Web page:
Plea to the West: Syria needs Libya-style intervention
Arab diplomat's call comes as Syrian army defectors attack military base
Patrick Cockburn is an Irish journalist who has been a Middle East correspondent since 1979 for the Financial Times and, presently, The Independent. He was awarded Foreign Commentator of the Year at the 2013 Editorial Intelligence Comment Awards.
Thursday 17 November 2011
As violence in Syria intensifies with an attack by anti-government forces on an air defence intelligence complex near Damascus, a senior Arab diplomat in London says Middle Eastern states opposing the Syrian government need West European leadership similar to that seen in the Libyan war.
He said that what was needed was "a team captain" to co-ordinate moves to put pressure on Syria, and only the Europeans could do this. The US is preoccupied by domestic politics and "in the Middle East everybody is driven by ego. How can you have a regional policy when they [local rulers] can't talk to each other?"
The diplomat added that a crucial turning point would come in Syria if the anti-government forces succeeded in establishing an independent enclave like Benghazi in Libya. He thought this was more likely to happen in the north on the Turkish border rather than around Deraa, north of the Jordanian frontier, where the protests began. The existence of such an enclave would raise the possibility of setting up a no-fly zone.
The crisis has reached a crucial stage inside and outside Syria. Inside the country, the Syrian opposition claim that fighting has escalated with 71 people killed on Monday, including 34 government soldiers and that army defectors using automatic rifles and rocket propelled grenade launchers attacked an air force intelligence base near Damascus yesterday. The attack on the Harasta facility is the first such reported assault on a major security facility in the eight-month uprising against President Bashar al-Assad.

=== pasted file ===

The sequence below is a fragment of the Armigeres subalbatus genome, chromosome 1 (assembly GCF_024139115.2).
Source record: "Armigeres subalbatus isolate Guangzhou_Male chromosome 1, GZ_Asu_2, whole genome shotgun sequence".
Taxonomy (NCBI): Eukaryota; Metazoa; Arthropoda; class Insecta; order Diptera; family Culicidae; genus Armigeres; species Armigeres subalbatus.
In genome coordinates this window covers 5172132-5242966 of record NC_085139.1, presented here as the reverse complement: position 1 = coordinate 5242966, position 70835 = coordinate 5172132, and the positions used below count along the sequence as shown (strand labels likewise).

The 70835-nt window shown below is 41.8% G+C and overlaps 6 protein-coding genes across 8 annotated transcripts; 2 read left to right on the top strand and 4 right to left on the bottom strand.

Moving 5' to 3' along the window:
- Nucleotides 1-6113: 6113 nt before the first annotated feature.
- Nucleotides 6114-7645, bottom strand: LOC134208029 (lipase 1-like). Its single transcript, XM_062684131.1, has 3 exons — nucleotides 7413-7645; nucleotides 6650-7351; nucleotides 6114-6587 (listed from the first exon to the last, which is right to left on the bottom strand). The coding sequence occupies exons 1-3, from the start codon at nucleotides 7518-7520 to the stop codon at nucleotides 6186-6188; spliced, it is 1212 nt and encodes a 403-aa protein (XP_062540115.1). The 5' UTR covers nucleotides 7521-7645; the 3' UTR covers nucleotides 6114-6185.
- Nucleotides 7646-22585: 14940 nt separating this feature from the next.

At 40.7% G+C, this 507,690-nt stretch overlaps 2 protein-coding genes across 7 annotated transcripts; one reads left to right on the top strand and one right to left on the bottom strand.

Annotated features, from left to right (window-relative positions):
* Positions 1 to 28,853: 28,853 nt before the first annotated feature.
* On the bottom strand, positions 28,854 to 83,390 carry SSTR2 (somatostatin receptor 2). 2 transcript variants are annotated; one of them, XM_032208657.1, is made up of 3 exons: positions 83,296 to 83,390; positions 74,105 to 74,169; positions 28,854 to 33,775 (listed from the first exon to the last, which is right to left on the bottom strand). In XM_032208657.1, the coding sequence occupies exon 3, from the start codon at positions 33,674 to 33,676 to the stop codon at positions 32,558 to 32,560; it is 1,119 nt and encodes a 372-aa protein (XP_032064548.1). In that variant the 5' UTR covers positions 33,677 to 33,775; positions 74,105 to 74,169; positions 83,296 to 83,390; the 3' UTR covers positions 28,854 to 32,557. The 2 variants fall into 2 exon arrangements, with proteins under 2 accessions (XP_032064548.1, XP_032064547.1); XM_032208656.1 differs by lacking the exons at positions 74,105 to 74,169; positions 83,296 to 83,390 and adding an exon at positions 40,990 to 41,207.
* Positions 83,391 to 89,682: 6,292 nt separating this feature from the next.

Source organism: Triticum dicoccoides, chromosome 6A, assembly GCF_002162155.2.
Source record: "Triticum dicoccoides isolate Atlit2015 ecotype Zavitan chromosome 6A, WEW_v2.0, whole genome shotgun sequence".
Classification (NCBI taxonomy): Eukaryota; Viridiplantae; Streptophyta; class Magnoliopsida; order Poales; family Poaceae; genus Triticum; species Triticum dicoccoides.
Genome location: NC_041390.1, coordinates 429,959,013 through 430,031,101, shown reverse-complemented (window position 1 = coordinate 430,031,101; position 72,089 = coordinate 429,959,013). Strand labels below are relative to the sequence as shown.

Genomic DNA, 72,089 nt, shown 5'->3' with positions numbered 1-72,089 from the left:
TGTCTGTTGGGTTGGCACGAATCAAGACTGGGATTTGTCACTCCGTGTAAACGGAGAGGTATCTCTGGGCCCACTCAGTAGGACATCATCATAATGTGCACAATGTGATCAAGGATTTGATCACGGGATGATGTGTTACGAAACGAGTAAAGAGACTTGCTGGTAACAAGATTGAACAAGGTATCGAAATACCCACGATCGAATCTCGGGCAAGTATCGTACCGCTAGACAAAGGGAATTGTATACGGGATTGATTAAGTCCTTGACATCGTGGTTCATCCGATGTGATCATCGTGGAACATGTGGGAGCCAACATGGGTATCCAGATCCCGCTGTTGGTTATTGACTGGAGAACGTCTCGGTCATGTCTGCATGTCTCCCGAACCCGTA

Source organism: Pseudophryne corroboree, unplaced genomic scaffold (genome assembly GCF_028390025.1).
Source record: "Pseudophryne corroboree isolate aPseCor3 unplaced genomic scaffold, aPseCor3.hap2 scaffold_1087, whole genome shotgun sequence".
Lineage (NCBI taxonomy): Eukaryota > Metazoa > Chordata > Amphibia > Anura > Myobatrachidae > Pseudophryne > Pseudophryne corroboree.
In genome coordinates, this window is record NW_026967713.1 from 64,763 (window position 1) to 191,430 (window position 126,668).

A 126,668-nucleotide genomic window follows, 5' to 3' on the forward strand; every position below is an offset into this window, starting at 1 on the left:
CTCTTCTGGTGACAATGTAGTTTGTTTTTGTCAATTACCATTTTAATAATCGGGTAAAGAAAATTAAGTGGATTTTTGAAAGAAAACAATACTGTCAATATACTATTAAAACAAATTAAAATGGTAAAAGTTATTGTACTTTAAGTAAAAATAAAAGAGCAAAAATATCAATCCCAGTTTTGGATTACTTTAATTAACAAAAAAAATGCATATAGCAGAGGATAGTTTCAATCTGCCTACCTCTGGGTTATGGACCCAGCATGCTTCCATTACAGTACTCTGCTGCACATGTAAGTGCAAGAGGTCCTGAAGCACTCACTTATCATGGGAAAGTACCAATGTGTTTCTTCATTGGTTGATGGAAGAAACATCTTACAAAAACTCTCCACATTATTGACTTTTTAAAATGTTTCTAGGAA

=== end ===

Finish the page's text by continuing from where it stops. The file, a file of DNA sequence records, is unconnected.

Responsibility for the attack was claimed by the Free Syrian Army (FSA), which purports to be a band of army deserters set on ending President Assad's rule. Speaking to Al Jazeera, Ammar al-Wawi, a commander in the FSA, said: "Our only goal is to liberate Syria from Bashar Assad's regime. To put it simply, we carry out military operations against anyone who targets the peaceful protesters."
Their claims cannot be independently verified because the government has excluded most foreign journalists.
President Assad is increasingly isolated as the 22-member Arab League yesterday confirmed the suspension of Syria from the organization and gave its government three days to halt the violence and accept an observer mission or face economic sanctions
The protocol agreed upon yesterday calls for an observer mission of 30-50 members under the auspices of the Arab League to ensure that Syria is following the Arab plan, an end to attacks on protesters, pull tanks and armoured vehicles out of cities, release political prisoners, and allow journalists and rights groups into the country.
The extent of Syria's isolation is underlined by the presence at the meeting of the Turkish Foreign Minister Ahmet Davutoglu for a meeting on Arab-Turkish ties. He said: "We denounce the mass murder of the Syrian people. It is all of our responsibility to end the bloodshed in Syria."
Of Syria's neighbours, Turkey is the one best placed to move decisively against the government in Damascus. It could declare a wide buffer zone on the Turkish-Syrian frontier which would become an enclave for the opposition.
In another move last night France withdrew its ambassador. French Foreign Minister Alain Juppé said: "The vice is tightening" around the Syrian regime. Middle East leaders are concluding that President Assad cannot survive for, at most, more than a year or two because the loyal units in his army will be worn down by constant use in suppressing protests.
But the difficulty facing Middle East states eager to see the end of the Baathist government in Damascus is that the Syrian opposition is disunited and different groups are of uncertain strength.
Despite this, there is a growing consensus – that may prove self-fulfilling – among states in the Middle East that the regime will be overthrown. The support of Russia and China may prove to be largely rhetorical and Iranian leaders have shifted away from publicly claiming that the survival of Iran depends on the present Syrian government staying in power.
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